These are discreet regions along the axis of the fourth dimension.  All of these games are played before the heat death of the universe, it's just a matter of when.  This blog post will serve as a table of contents of sorts to an observer standing outside of time and able to navigate along its line.  Starting the publishing date of this post, most of these will occur in the future. Occurrences of the titles in bold will have occurred in the recent past, relative to said publishing date.

Monday, August 16, 2010


I went on a road trip last week, but it wasn't to Shooterville, despite what my recent playlog might imply.  Aside from a session or two each of Peace Walker and Titan Quest, it's been non-stop blasting and laughing.

I had never before played Counter-Strike, but I got into that last weekend and have been back a few times for a couple of rounds here and there.  It's pretty hardcore, and it seems like it would be best with a squad of people who can communicate and know what they're doing.  It's definitely fun, though, even for a total novice like myself.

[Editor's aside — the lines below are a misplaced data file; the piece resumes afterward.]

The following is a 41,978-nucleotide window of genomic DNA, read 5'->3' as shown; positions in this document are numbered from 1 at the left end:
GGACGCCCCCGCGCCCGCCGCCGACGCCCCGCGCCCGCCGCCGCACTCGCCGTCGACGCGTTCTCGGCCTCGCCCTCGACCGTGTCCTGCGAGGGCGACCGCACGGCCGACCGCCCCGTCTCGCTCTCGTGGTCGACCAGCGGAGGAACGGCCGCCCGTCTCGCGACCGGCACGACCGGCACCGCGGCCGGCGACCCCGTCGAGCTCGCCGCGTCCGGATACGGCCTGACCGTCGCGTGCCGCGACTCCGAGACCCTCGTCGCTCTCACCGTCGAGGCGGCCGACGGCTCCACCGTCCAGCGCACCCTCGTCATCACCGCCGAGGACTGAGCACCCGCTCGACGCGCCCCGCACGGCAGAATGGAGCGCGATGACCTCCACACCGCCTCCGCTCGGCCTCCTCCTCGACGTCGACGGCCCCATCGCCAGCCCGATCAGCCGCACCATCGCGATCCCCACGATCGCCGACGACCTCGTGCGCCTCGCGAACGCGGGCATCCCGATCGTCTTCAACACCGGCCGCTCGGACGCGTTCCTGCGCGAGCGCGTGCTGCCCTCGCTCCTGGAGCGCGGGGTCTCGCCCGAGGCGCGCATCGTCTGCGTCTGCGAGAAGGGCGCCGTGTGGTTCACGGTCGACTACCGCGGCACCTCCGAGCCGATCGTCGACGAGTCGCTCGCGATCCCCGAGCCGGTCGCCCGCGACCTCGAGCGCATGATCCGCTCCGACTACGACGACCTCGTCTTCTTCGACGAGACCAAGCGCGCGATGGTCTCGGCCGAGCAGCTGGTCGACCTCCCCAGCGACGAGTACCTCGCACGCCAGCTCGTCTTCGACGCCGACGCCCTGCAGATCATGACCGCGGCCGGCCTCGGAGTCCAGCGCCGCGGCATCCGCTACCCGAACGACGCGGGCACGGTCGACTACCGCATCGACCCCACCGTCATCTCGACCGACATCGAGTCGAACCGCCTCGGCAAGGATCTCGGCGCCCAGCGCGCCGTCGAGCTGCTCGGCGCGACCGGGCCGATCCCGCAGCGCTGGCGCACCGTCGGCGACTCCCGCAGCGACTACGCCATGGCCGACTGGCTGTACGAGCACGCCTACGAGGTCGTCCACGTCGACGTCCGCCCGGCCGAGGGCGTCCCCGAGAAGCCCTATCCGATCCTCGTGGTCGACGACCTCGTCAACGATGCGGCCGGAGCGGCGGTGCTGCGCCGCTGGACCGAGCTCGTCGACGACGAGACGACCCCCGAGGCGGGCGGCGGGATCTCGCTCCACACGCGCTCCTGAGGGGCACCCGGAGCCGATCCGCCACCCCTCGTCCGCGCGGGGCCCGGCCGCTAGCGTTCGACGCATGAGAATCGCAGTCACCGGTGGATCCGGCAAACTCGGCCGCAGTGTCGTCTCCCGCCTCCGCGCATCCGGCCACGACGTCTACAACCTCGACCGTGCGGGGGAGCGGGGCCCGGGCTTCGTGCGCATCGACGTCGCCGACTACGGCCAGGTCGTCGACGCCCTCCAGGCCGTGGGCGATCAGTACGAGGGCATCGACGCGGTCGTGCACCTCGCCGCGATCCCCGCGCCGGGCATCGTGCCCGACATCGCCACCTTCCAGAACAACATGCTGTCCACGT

I also got back into Team Fortress 2 to some extent, it having been a while and several big updates since I'd played last.  That is a great game, maybe even the greatest game, if you consider the 120+ (read that again, for emphasis) updates that Valve has rolled out to it, making it a vastly different game from the one it started out as.  Just play it and then go play the decrepit 360 version to see the incredibly stark contrast between the two.  I almost wouldn't be surprised if one of the next updates to the game was just a title screen edit, changing the 2 to a 3.